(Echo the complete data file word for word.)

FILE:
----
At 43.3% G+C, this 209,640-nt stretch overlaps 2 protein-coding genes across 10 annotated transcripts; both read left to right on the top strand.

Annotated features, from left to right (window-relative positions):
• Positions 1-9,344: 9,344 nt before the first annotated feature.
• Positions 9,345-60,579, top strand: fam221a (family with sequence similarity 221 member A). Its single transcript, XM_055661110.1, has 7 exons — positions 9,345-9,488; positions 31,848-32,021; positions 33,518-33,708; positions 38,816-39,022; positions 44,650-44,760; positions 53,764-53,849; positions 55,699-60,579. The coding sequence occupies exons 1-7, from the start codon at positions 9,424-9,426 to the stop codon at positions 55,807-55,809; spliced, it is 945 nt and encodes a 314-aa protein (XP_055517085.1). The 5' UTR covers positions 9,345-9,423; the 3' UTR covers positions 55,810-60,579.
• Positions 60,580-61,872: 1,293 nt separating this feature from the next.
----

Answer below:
At 43.3% G+C, this 209,640-nt stretch overlaps 2 protein-coding genes across 10 annotated transcripts; both read left to right on the top strand.

Annotated features, from left to right (window-relative positions):
• Positions 1-9,344: 9,344 nt before the first annotated feature.
• Positions 9,345-60,579, top strand: fam221a (family with sequence similarity 221 member A). Its single transcript, XM_055661110.1, has 7 exons — positions 9,345-9,488; positions 31,848-32,021; positions 33,518-33,708; positions 38,816-39,022; positions 44,650-44,760; positions 53,764-53,849; positions 55,699-60,579. The coding sequence occupies exons 1-7, from the start codon at positions 9,424-9,426 to the stop codon at positions 55,807-55,809; spliced, it is 945 nt and encodes a 314-aa protein (XP_055517085.1). The 5' UTR covers positions 9,345-9,423; the 3' UTR covers positions 55,810-60,579.
• Positions 60,580-61,872: 1,293 nt separating this feature from the next.